UBC Theses and Dissertations
Involvement of neuroligins and associated proteins in synapse development Levinson, Joshua N.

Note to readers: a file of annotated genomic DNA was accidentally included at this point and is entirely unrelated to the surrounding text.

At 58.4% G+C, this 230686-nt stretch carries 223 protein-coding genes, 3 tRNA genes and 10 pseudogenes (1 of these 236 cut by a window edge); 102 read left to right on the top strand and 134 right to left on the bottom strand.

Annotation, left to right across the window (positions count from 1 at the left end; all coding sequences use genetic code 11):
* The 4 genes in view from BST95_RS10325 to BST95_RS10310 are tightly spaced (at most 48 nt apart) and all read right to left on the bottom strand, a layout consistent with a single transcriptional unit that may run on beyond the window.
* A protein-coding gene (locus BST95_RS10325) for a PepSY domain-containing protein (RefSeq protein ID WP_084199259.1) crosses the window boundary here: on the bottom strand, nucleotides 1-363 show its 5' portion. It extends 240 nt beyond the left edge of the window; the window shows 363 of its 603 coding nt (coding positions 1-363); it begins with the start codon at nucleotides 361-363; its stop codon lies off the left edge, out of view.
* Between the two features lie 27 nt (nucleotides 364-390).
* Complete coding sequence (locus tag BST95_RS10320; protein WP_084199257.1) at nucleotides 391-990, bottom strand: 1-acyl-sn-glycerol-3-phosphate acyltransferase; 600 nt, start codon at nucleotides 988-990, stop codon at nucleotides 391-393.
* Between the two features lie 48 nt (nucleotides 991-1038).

Cell adhesion molecules (CAMs) have emerged as important players in synapse development; however, the precise roles of these proteins at newly formed contacts remain unknown. In this thesis, I begin by providing an overview of synaptic structure and development, as well as a review of our current understanding of how key CAMs and associated proteins fit into this framework. In the second chapter, I demonstrate that members of the postsynaptically localized neuroligin (NL) family of CAMs, including NL1, NL2 and NL3, can trigger the formation of excitatory and inhibitory presynaptic terminals, and that while NL1 is enriched at excitatory contacts, NL2 localizes primarily to inhibitory sites. Neuroligin-mediated enhancement of inhibitory synapse density is blocked by a fusion protein containing the extracellular domain of the presynaptic neuroligin binding partner, neurexin-1β. Furthermore, overexpression of postsynaptic density-95 (PSD-95), a postsynaptic binding partner of neuroligins, results in a shift of NL2 from inhibitory to excitatory synapses. These findings reveal that multiple neuroligins control the number of inhibitory and excitatory synapses, and that localization of NL2 can be altered by scaffolding proteins. In the third chapter, I examine the mechanisms by which NL2 and NL3 are recruited to inhibitory and excitatory synapses, respectively. To this end, I assessed the roles of PSD-95 and gephyrin, a postsynaptic scaffolding molecule localized exclusively to inhibitory synapses, in localizing NL2 and NL3. Knockdown of gephyrin results in a shift of NL2 from inhibitory to excitatory synaptic contacts, while knockdown of PSD-95 leads to a shift of NL2 and NL3 from excitatory to inhibitory contacts. Deletion of a discrete region within the C-terminus of NL2 reveals that the intracellular tail is required for the normal synaptic clustering of this protein. Together, these data suggest that intracellular mechanisms are involved in the synaptic targeting of different neuroligin family members. Overall, these results demonstrate an important role for neuroligins in the development of glutamatergic and GABAergic synapses, and indicate that postsynaptic scaffolding molecules modulate the targeting of neuroligins to distinct postsynaptic compartments. The final chapter of the thesis provides a general discussion relating these findings to other recent advancements in the field.
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